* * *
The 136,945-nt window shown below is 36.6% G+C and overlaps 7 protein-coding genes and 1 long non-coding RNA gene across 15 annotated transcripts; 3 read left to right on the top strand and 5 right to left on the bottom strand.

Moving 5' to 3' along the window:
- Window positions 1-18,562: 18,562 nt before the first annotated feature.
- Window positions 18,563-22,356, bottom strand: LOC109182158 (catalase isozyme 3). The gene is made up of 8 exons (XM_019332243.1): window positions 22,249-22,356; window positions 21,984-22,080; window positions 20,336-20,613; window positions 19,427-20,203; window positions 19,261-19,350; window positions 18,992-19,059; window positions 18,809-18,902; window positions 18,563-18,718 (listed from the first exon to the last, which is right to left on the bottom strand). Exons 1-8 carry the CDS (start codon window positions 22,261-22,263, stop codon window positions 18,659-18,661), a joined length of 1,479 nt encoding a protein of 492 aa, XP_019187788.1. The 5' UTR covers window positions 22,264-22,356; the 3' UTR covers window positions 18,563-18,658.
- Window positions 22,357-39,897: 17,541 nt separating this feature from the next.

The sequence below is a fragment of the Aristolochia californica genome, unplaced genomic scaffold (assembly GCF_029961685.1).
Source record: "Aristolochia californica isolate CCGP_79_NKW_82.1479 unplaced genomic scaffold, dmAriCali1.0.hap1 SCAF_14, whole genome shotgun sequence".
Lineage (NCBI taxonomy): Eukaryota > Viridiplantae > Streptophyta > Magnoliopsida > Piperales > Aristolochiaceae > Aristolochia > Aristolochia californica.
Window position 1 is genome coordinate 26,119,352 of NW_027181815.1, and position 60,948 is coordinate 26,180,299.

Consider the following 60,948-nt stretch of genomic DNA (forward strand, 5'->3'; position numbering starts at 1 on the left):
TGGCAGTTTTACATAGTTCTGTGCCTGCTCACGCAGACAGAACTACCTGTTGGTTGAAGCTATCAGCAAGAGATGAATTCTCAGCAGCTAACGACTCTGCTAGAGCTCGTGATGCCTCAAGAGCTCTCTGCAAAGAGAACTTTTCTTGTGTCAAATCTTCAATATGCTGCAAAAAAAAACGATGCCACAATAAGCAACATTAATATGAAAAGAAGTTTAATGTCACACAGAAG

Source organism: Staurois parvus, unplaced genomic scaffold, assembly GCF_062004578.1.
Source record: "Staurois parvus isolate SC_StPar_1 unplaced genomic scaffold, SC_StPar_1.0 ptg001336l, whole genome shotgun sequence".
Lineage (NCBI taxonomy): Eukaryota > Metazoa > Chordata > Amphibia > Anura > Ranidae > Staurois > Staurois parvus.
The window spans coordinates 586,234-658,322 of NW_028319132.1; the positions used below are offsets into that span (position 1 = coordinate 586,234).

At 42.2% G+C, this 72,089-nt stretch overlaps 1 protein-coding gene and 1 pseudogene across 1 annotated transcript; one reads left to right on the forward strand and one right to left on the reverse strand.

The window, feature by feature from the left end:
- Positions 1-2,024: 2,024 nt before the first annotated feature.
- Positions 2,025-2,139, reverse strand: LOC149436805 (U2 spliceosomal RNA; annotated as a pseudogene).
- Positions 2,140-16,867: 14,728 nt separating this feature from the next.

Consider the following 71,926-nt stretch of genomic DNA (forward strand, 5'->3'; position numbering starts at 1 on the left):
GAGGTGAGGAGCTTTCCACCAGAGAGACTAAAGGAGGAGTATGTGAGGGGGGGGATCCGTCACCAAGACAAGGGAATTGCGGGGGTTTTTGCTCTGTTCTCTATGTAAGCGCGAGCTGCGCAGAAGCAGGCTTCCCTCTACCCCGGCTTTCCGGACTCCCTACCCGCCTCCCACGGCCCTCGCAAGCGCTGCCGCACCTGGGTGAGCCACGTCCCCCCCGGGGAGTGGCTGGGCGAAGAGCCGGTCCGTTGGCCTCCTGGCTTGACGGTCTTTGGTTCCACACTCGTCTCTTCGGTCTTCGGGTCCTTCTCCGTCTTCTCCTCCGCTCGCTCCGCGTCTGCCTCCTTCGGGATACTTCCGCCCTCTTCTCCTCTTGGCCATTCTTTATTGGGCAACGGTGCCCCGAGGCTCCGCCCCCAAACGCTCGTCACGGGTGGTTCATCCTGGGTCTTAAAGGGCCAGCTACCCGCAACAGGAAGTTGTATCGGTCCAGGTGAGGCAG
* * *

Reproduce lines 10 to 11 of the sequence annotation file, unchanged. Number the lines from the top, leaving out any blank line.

Consider the following 60,948-nt stretch of genomic DNA (forward strand, 5'->3'; position numbering starts at 1 on the left):
TGGCAGTTTTACATAGTTCTGTGCCTGCTCACGCAGACAGAACTACCTGTTGGTTGAAGCTATCAGCAAGAGATGAATTCTCAGCAGCTAACGACTCTGCTAGAGCTCGTGATGCCTCAAGAGCTCTCTGCAAAGAGAACTTTTCTTGTGTCAAATCTTCAATATGCTGCAAAAAAAAACGATGCCACAATAAGCAACATTAATATGAAAAGAAGTTTAATGTCACACAGAAG